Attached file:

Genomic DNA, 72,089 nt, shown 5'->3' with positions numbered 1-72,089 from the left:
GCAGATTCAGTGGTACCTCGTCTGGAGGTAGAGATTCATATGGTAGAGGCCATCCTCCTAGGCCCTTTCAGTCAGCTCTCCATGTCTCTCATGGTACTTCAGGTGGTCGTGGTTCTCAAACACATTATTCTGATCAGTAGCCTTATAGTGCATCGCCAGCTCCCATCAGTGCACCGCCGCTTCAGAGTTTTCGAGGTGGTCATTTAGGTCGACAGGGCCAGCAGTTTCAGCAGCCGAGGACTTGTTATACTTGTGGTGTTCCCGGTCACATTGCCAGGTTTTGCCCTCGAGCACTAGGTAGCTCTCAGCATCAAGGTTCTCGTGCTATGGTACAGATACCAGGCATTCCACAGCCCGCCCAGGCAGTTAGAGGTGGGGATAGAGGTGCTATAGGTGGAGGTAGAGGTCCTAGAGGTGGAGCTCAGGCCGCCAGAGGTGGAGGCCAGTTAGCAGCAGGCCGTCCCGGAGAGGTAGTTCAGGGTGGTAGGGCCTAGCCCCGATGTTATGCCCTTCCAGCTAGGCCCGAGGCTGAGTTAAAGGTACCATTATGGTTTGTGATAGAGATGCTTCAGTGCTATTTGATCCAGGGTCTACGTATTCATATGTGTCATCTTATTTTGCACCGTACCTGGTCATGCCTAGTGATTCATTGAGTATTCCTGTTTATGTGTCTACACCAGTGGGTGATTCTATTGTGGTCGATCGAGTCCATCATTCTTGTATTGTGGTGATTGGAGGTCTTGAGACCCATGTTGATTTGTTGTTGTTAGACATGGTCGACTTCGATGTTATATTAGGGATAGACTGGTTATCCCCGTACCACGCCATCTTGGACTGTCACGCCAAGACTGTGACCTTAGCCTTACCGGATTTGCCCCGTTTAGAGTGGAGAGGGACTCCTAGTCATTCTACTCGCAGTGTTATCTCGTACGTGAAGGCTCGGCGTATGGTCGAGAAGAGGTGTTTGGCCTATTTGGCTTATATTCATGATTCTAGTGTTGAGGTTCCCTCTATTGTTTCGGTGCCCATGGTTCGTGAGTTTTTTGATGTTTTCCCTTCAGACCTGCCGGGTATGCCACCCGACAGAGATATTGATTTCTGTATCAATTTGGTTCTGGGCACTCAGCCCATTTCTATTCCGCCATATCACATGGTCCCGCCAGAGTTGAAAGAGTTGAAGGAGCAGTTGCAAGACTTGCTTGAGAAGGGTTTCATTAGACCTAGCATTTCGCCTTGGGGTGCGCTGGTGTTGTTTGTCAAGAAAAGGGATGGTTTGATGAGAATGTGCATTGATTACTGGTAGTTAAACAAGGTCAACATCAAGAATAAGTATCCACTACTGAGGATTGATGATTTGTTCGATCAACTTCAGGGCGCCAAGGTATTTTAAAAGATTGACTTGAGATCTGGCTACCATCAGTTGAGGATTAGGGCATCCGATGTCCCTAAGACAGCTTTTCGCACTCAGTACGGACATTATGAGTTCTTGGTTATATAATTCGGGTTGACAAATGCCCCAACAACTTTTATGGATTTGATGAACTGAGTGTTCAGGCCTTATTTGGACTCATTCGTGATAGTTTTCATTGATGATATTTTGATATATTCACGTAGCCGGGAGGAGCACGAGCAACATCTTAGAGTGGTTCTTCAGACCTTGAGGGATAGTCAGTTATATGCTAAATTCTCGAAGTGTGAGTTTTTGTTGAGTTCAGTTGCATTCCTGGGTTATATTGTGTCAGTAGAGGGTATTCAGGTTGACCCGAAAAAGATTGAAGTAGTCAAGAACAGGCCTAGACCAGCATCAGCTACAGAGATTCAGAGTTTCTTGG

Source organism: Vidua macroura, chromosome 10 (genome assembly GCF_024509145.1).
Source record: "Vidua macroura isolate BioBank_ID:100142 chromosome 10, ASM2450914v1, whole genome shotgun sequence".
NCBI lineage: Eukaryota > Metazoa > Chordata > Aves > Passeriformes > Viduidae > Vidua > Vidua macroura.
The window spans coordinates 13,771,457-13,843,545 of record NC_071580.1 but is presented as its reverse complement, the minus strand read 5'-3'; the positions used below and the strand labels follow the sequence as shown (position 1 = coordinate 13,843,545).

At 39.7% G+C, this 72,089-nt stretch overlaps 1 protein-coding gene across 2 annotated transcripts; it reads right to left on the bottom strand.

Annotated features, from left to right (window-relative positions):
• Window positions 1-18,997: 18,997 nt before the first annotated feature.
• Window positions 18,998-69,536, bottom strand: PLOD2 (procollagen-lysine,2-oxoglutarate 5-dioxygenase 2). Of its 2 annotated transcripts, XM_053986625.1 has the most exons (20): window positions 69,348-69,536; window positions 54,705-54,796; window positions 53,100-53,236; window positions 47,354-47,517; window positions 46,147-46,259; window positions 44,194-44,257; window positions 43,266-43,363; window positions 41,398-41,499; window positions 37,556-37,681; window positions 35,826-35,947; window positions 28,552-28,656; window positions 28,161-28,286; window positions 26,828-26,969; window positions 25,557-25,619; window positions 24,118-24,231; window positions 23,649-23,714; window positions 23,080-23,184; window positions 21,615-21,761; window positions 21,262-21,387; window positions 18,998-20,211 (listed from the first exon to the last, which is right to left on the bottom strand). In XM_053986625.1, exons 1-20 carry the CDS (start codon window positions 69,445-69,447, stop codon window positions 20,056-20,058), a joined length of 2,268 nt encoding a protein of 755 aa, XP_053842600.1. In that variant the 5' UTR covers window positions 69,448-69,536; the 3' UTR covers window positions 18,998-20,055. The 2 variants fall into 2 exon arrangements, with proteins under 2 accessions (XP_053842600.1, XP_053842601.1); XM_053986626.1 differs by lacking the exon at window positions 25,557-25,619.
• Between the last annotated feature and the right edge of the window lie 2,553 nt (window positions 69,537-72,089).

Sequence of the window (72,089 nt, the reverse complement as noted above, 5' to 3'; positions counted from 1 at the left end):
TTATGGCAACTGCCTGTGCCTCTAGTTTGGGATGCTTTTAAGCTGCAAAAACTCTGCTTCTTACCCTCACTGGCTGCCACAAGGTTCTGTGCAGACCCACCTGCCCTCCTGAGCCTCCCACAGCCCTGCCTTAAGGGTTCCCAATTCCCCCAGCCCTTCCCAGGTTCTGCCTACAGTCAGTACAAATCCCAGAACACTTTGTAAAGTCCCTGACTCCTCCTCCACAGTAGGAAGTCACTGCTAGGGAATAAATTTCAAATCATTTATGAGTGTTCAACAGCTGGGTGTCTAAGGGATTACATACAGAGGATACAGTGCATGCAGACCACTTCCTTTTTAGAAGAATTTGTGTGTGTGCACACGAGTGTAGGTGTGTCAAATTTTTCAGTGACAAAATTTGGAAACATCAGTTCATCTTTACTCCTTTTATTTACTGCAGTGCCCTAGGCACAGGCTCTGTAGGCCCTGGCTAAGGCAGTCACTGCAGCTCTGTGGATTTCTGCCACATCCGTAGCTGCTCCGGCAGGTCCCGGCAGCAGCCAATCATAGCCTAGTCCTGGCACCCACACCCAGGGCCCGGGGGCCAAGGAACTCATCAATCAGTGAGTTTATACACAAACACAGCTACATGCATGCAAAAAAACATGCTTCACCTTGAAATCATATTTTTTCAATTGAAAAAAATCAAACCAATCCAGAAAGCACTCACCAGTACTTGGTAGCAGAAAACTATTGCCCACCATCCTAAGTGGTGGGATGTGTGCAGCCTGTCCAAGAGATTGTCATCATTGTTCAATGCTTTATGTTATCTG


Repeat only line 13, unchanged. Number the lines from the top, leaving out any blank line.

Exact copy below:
TTATGGCAACTGCCTGTGCCTCTAGTTTGGGATGCTTTTAAGCTGCAAAAACTCTGCTTCTTACCCTCACTGGCTGCCACAAGGTTCTGTGCAGACCCACCTGCCCTCCTGAGCCTCCCACAGCCCTGCCTTAAGGGTTCCCAATTCCCCCAGCCCTTCCCAGGTTCTGCCTACAGTCAGTACAAATCCCAGAACACTTTGTAAAGTCCCTGACTCCTCCTCCACAGTAGGAAGTCACTGCTAGGGAATAAATTTCAAATCATTTATGAGTGTTCAACAGCTGGGTGTCTAAGGGATTACATACAGAGGATACAGTGCATGCAGACCACTTCCTTTTTAGAAGAATTTGTGTGTGTGCACACGAGTGTAGGTGTGTCAAATTTTTCAGTGACAAAATTTGGAAACATCAGTTCATCTTTACTCCTTTTATTTACTGCAGTGCCCTAGGCACAGGCTCTGTAGGCCCTGGCTAAGGCAGTCACTGCAGCTCTGTGGATTTCTGCCACATCCGTAGCTGCTCCGGCAGGTCCCGGCAGCAGCCAATCATAGCCTAGTCCTGGCACCCACACCCAGGGCCCGGGGGCCAAGGAACTCATCAATCAGTGAGTTTATACACAAACACAGCTACATGCATGCAAAAAAACATGCTTCACCTTGAAATCATATTTTTTCAATTGAAAAAAATCAAACCAATCCAGAAAGCACTCACCAGTACTTGGTAGCAGAAAACTATTGCCCACCATCCTAAGTGGTGGGATGTGTGCAGCCTGTCCAAGAGATTGTCATCATTGTTCAATGCTTTATGTTATCTG